Bestselling author Isabel Wilkerson will talk about America’s caste system on Values Day
In 1959, the Rev. Martin Luther King Jr. traveled to India. He wanted to see the so-called “Untouchables,” members of the lowest caste relegated to lives of dirty work, poverty, humiliation and violence.
He visited high school students whose families had been Untouchables. The principal introduced him. “Young people, I would like to present to you a fellow untouchable from the United States of America.”
The introduction floored King. He couldn’t believe the term would be applied to him, writes Isabel Wilkerson in her New York Times bestseller, “Caste: The Origins of our Discontents.” The civil rights leader had flown in from another continent. In fact, he dined with the Indian prime minister. However, King realized that, as a Black person in America, it was indeed true.
Caste isn’t a term usually applied to the United States. Yet, “[t]he caste system, and the attempts to defend, uphold, or abolish the hierarchy, underlay the American Civil War and the civil rights movement a century later and pervade the politics of twenty-first-century America,” she writes.
Caste: “It is about Power”
“As we go about our daily lives, caste is the wordless usher in a darkened theater, flashlight cast down in the aisles, guiding us to our assigned seats for a performance. The hierarchy of caste is not about feelings or morality. It is about power – which groups have it and which do not.”
The Pulitzer-Prize winning author will give the keynote address on Values Day on Oct. 19. She will speak to students, faculty, staff and alumni about her book and answer questions on Zoom from 6-7 p.m. Cultural Credit will be available.
Values Day is an annual tradition at Stetson. The community comes together to discuss and share the institution’s core values. The university cancels classes for undergraduates for the day. And it closes offices to allow staff and faculty to participate. Register by Monday, Oct. 18, at 5:30 p.m. to attend.
This year’s theme is “Building Cultures of Empathy and Respect: A day of reflection and action focusing on how we build a community that embraces empathy and respect.”
“Values Day is not bound by discipline or major,” said Savannah-Jane Griffin, executive director of Community Engagement and Inclusive Excellence, who oversees Values Day. “It lends itself to the liberal-learning experience, where you can choose, looking at the content of the day, and pick out things that really interest you. The goal is to engage with individuals that you might not have otherwise engaged with.”
Students can earn Cultural Credit
The day will start with outdoor yoga and Tai Chi at Hulley Tower. Afterward, the Hand Art Center, duPont-Ball Library and Gillespie Museum will host exhibits and activities.
Students can earn up to six Cultural Credits by attending any of nine events. Plus, they can receive free Values Day swag and Schmancy Ice Cream Pops at the Global Citizenship Fair. The fair will take place on the Stetson Green from noon to 2 p.m. See the full schedule for Values Day.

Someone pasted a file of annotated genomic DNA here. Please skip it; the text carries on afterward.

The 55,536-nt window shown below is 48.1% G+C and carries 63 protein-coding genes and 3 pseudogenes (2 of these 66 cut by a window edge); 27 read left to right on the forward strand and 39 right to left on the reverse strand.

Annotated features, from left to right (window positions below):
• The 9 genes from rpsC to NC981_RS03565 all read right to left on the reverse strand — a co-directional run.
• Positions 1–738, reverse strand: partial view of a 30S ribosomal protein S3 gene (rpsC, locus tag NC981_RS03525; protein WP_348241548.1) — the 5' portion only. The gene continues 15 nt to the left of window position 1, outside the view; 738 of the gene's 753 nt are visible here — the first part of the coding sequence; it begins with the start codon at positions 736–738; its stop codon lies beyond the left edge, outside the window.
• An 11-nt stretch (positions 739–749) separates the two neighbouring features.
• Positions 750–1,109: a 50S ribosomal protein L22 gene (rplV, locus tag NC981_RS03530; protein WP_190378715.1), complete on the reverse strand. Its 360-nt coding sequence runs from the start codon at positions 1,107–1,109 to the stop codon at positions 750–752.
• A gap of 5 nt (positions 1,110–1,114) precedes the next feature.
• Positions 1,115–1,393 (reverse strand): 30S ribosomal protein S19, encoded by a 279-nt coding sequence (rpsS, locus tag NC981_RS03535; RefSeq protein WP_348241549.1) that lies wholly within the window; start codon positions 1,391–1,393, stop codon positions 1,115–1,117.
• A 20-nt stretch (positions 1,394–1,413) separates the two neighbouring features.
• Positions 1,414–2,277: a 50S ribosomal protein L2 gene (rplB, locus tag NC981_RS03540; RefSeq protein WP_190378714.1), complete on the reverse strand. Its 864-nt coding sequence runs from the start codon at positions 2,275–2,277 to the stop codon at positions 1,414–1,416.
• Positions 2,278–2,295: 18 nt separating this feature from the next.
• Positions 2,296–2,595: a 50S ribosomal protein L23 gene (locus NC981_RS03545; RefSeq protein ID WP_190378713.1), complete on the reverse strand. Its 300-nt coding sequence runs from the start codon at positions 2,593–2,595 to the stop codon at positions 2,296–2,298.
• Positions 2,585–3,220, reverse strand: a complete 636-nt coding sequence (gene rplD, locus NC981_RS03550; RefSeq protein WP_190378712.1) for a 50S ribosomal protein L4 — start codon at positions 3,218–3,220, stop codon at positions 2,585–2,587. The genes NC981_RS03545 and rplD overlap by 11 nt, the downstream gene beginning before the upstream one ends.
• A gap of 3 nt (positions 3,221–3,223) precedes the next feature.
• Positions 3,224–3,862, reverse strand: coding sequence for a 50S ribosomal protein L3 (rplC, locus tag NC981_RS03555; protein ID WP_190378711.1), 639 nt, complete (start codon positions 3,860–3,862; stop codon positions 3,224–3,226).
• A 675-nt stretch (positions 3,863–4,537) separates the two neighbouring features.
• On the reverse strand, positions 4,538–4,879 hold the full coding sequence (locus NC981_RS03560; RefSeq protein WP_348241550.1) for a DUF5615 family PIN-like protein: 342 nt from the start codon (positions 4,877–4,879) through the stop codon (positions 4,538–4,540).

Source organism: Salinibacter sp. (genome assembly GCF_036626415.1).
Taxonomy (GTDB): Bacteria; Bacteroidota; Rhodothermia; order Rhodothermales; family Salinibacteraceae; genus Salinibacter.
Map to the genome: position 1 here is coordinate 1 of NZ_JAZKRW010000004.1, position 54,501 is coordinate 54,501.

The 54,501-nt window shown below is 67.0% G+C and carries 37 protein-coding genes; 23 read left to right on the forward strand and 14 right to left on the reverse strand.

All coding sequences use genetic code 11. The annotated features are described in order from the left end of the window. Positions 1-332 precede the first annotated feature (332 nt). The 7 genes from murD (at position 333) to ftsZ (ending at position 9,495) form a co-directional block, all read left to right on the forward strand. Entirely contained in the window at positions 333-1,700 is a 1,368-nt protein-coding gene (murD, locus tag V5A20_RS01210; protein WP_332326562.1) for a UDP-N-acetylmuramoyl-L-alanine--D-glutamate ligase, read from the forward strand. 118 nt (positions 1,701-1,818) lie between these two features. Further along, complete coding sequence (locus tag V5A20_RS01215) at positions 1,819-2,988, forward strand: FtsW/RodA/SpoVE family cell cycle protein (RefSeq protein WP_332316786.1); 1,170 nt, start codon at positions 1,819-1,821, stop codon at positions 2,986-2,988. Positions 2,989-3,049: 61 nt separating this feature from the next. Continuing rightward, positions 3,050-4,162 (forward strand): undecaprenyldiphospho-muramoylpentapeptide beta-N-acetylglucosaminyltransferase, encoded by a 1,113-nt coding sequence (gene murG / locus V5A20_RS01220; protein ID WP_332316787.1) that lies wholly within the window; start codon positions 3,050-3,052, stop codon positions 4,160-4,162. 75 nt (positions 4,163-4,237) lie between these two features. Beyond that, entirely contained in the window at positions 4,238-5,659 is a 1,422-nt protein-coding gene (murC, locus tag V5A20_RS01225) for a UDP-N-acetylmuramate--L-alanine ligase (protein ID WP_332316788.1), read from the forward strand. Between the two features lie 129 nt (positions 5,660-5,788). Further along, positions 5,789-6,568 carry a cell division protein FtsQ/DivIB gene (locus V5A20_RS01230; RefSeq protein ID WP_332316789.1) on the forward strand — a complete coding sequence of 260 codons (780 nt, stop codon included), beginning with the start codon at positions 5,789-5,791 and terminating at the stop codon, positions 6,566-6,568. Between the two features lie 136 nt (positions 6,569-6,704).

Also, at noon, the Stetson R.E.A.D. program (Reflect, Engage, and Affirm Diversity) will discuss Wilkerson’s book. Rajni Shankar-Brown, PhD, professor and Jessie Ball duPont Endowed Chair of Social Justice Education, will lead the event. Registration is limited to 60 people. A boxed lunch will be provided.
In the afternoon, participants will find 22 workshops. Topics range from empathy to the environment. Another focuses on healing the area’s history of racial terror lynchings, which includes four lynchings of African American men between 1891 and 1939.
The Birth of America’s Caste System
Wilkerson spent nearly two decades studying the Jim Crow era in the South. Afterward, she wrote a 600-page bestseller. Called “The Warmth of Other Suns,” it examined the Great Migration of Blacks from the South. However, the word racism never appeared in the narrative.
“After spending fifteen years studying the topic and hearing the testimony of the survivors of the era, I realized that the term was insufficient. Caste was the more accurate term,” she explains in “Caste: The Origins of our Discontents.”
The caste system was born in the American South. It began in the 1600s after the arrival of the first Africans. They were enslaved for life in “forced labor camps that were politely called plantations,” she writes. European Americans are at the top of the caste system as the primary beneficiaries. African-Americans are at the bottom and dehumanized.
In fact, the similarities to India’s caste system were noted even before the Civil War by an abolitionist and U.S. senator, and by white supremacists in the early 1900s. Back then, one popular eugenicist praised India’s upper classes for preserving the purity of their blood through a regulated system of castes. “In our Southern States, Jim Crow cars and social discriminations have exactly the same purpose,” Madison Grant wrote in a 1916 bestseller.
“The Persistence of Caste”
Unquestionably, dismantling America’s 400-year-old caste system won’t be easy. New laws won’t do it. Instead, people must acknowledge past injustices. Above all, they must recognize their presence today. They must work toward resolution.
“Our era calls for a public accounting of what caste has cost us, a Truth and Reconciliation Commission, so that every American can know the full history of our country, wrenching though it may be,” she writes. “The persistence of caste and race hostility, and the defensiveness about anti-black sentiment in particular, make it literally unspeakable to many in the dominant caste.
“You cannot solve anything that you do not admit exists, which could be why some people may not want to talk about it. It might get solved.”